Keep It Simple: Traditional Media Companies Must Recast Themselves

Widely publicized remarks by Federal Communications Commissioner Michael Copps, casting doubt on the viability of media mergers, are late to the party. Digital forces and sanguine media owners are already deconstructing some of the traditional conglomerates built over past decades.

Such moves run the gamut from the split of Viacom and CBS nearly two years ago to more recent newspaper spinoffs by old-line media concerns to renewed speculation about the prospective breakup of Time Warner and the eventual sale of NBC Universal by GE.

The unraveling of big old media (to the extent it occurs) is anti-climactic compared to the explosive growth in a new strain of media leviathans led by Google and Microsoft, which control the tools and software to aggregate, search and distribute content, advertising and consumer interface in an interactive market.

These new giants are battling over acquisitions to fortify their positions in growth areas like online advertising, video, search, social networking, games and e-commerce. Despite all the squawking from Washington regulators, it is unlikely that any new empire-building will be deterred.

In that context, it is not clear that more value will accrue by breaking up traditional media conglomerates than there was in assembling their disparate assets in the name of synergy. For now, it appears Viacom and CBS are doing better on their own. For many traditional media companies, synergy and integration were better ideas on paper than in real-life execution, with News Corp. a rare exception.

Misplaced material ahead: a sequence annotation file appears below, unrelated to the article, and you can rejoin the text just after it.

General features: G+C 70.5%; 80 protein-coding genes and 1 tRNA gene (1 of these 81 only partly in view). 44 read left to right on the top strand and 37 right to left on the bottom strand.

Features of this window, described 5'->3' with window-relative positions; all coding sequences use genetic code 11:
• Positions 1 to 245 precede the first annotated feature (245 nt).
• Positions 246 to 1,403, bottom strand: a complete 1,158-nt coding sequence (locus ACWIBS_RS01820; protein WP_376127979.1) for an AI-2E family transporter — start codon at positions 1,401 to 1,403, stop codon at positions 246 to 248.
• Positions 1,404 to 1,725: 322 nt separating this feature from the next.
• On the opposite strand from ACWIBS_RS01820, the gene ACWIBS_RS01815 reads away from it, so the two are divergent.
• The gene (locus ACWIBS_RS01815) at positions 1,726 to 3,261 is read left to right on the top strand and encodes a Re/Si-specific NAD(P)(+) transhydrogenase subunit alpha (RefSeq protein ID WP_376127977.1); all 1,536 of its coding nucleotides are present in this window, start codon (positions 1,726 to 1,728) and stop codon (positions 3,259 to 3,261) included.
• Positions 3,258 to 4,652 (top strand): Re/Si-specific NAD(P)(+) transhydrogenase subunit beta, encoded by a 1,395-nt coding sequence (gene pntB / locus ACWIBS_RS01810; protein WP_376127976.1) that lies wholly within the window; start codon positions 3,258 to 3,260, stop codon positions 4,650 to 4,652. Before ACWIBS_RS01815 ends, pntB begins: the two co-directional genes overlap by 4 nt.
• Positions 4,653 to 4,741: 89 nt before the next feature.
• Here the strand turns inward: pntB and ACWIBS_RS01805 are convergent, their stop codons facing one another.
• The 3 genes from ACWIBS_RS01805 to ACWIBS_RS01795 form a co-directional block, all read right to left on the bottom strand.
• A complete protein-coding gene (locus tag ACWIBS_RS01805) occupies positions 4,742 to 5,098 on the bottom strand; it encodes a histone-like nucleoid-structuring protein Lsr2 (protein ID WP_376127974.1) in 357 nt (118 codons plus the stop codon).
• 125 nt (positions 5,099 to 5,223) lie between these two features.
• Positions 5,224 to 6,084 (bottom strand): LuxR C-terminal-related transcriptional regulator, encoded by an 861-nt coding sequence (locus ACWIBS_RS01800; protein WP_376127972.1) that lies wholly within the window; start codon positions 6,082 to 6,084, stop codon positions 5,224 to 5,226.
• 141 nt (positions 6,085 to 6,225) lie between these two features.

Just as News Corp. is about to spread its wings again and take Dow Jones into its fold, other old-line media firms, such as A.H. Belo and Hearst, have moved to spin off their print operations or take them private. The newspaper business has become a beat-the-clock game: trying to ramp up online and digital interactive revenues faster than print revenues dissipate. Newspapers are still a growth business in emerging markets. They can generate 20% revenue growth online while losing 9% of their print revenues (like last quarter), and they remain the strongest media link to untapped digital wealth in local markets.

As the 2009 federally mandated analog switch-off approaches, bet on a scramble to merge, sell and spin off the local broadcast TV stations owned by many of these same media companies, which are unsure how to play the digital card. The restructuring of old-line media that own both newspapers and TV stations may be a prelude to quick, stand-alone consolidation on both sides.

While vertical rollup acquisitions in traditional newspaper, broadcast, cable, telecommunications and satellite sectors will continue, the driving incentive is to simplify traditional media companies so they can concentrate on core competencies and support services. Call it limited-liability M&A. It's not the insatiable buying that media companies did in the 1990s and earlier this decade.

In fact, the conclusions of a 2002 Bernstein Research study of media mergers (which included the newly combined Viacom and CBS) still hold true five years later: Most media combinations never reach the goal of above-market growth. Smaller "fill out" deals are rarely reflected in the share price, although large crossover deals can create some shareholder value. Finally, nothing good is possible without strong corporate leadership and vision.